The Columbus Dispatch • Thursday December 22, 2016 4:46 AM
Tom Dodge | Dispatch Firefighters battle a gas line blast on the city's West Side.
Jeffrey Blackburn smelled the gas inside the Domino's restaurant and went outside to check. He saw workers scampering away and “a big bulge and a crack” growing in the asphalt parking lot.
“The gas was just spraying out,” said Blackburn, a driver for the Domino's in the small shopping center at West Broad Street and South Hague Avenue. He piled his coworkers in his car and sped off.
Less than two minutes later, there were two explosions.
The pizza shop exploded, and flames fueled by the leaking gas continued to shoot 30 or more feet in the air from the shop and the hole in the parking lot for two more hours, witnesses said.
Columbus Fire Battalion Chief Steve Martin said a Fishel construction crew was using a boring machine to lay conduit underneath West Broad when a bit struck a high-pressure line.
The construction crew, which was boring from the north to the south side of West Broad, had consulted with authorities about the location of gas lines and was permitted to dig in the area, according to Columbia Gas of Ohio.
A worker told a 911 dispatcher that the crew had hit a “main” and that gas was leaking upward. Columbia Gas later determined it was a 6-inch distribution line on West Broad.
“It’s just blowing pretty good, and it’s close to a building,” he said in the call.
Later, another caller yelled “Domino’s has blown up!” She screamed for joy when told everyone was out of the building. Fire crews had just arrived.
Jerrol Cox was helping clean up after installing gutters on a nearby house when the blast knocked him back a step. “My clothes when ‘whoosh,’“ he said, pulling his jacket out.
Amber Mason was working at the Walgreens across West Broad when a customer came in and told her there was a gas leak across the street.
“Three minutes later, ‘Boom!” Mason said.
Afterward, firefighters using monitoring devices detected gas coming up through the ground and from sewers, prompting police to expand the safe zone, Martin said.
Fire crews were worried that gas was collecting in other buildings, which could have caused another explosion.
By 4:45 p.m., Columbia Gas crews had shut off a valve to the west of the shopping center and pinched off a supply pipe to the east, shutting off gas to the fire. Isolating the shutdown meant surrounding homes and business still had heat, Martin said.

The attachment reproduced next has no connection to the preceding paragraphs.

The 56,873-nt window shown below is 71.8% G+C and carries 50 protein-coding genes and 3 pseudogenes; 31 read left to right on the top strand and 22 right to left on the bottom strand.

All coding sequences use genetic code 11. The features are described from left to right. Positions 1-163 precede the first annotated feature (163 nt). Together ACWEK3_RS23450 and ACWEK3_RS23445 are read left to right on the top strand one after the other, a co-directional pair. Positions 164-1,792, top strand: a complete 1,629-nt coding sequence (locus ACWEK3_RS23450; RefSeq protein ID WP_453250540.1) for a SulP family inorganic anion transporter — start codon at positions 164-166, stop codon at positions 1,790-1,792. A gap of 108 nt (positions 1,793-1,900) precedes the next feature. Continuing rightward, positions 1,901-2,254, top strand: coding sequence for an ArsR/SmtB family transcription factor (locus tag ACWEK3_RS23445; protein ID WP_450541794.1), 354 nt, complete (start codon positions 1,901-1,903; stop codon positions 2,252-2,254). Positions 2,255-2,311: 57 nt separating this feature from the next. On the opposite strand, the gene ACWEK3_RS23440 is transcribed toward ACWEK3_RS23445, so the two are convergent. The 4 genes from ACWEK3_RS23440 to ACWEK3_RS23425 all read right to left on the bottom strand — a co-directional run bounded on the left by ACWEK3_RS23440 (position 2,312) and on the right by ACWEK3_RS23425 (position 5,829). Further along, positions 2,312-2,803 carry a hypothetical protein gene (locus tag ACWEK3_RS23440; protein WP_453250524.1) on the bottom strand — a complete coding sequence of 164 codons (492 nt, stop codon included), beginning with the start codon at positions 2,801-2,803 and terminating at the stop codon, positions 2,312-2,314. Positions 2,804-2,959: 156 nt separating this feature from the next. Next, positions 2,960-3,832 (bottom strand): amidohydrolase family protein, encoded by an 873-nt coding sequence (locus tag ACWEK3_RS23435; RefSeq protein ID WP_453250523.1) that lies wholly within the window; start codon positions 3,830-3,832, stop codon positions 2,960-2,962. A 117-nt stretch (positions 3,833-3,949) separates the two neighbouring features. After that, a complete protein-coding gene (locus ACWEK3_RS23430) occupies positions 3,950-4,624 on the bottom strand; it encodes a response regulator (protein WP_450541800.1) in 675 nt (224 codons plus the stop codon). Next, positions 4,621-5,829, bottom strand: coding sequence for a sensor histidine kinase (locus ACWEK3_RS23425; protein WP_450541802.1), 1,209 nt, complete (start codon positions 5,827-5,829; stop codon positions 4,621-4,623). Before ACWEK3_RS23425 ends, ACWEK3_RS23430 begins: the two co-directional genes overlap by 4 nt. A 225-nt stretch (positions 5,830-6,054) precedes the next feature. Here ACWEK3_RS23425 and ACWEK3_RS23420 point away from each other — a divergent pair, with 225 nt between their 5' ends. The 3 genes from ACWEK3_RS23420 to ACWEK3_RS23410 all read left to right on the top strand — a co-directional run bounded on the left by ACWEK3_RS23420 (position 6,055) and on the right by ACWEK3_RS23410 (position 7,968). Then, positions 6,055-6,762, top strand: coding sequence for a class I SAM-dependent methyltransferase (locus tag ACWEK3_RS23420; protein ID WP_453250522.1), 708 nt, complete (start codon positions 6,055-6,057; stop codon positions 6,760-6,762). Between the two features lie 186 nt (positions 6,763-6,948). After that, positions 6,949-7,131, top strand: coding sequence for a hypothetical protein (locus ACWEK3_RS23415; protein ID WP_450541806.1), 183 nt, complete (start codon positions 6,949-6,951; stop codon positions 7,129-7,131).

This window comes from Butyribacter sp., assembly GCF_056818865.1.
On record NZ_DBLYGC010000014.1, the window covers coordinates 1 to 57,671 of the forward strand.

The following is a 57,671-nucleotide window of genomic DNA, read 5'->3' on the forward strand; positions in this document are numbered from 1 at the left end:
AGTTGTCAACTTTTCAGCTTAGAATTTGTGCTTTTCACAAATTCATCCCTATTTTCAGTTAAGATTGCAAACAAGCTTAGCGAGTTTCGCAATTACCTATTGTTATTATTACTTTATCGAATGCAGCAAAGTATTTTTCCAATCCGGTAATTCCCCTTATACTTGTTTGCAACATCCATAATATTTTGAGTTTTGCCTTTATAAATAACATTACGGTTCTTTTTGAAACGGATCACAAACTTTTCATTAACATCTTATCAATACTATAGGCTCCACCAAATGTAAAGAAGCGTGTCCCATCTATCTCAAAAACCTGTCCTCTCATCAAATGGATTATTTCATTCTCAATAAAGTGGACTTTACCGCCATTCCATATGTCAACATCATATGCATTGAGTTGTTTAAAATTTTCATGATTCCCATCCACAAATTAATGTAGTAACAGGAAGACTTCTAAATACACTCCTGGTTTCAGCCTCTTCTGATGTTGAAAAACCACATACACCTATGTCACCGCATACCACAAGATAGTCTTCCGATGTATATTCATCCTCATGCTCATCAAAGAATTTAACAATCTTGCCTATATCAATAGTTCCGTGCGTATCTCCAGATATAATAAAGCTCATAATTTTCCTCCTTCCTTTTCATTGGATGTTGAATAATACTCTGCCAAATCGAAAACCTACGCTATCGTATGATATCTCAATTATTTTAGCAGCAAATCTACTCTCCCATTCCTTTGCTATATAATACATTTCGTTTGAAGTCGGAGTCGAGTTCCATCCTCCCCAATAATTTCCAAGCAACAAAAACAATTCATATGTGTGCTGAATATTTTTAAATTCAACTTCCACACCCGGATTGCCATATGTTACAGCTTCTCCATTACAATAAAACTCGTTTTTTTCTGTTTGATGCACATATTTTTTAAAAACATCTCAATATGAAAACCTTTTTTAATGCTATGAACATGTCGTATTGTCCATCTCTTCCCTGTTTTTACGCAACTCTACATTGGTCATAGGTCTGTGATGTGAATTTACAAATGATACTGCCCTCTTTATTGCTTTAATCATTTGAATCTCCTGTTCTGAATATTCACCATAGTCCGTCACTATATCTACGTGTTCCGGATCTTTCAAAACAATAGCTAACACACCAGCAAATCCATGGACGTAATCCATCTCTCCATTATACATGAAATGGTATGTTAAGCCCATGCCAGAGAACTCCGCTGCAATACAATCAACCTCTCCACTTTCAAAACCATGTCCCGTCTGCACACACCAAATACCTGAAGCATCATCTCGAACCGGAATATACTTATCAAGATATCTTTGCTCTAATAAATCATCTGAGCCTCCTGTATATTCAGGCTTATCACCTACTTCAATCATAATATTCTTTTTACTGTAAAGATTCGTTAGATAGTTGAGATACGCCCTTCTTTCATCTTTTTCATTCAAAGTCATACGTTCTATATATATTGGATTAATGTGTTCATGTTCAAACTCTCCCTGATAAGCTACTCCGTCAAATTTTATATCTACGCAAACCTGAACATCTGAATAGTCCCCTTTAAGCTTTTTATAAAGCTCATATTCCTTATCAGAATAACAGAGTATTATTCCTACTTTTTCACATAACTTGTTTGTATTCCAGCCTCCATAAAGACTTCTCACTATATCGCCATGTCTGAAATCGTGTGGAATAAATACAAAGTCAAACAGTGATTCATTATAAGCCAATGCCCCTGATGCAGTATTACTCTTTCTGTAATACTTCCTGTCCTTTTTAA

The call on the Domino’s explosion came in about 2:20 p.m., Martin said.
At the Buckeye Ranch building, which provides behavioral health services to children and families, the receptionist got on the intercom and told about 30 people in the building to leave immediately. “We were coming out,” said John Hiller of Buckeye Ranch. “The first explosion came from the Domino’s. We were standing in the parking lot and they moved us to the hardware store, and they had a second explosion.”
Blackburn, the delivery driver, said a security guard was herding people out of the Nationwide Children’s Hospital primary care center and Buckeye Ranch site, which are in the shopping center with the Domino’s.
“He was just telling them to run,” Blackburn said. The security guard worked for Nationwide Children’s.
“That’s huge,” Battalion Chief Martin said of the warning. No one was injured by the blast and fire, Martin said, but one person running away fell and was hurt.
The Domino’s was destroyed along with a storefront that housed a staffing agency that moved in a couple months ago, said Nick Rees, president and chief executive officer for Buckeye Ranch, which owns the shopping center.
While Rees was waiting Wednesday night to look inside, firefighters found minimal damage in the Nationwide Children’s Hospital center, Buckeye Ranch offices and the Postal Service branch. But a Nationwide Children’s mobile clinic was damaged in the parking lot along with a couple of cars.
“Nobody got hurt,” Rees said. “That’s the main thing.”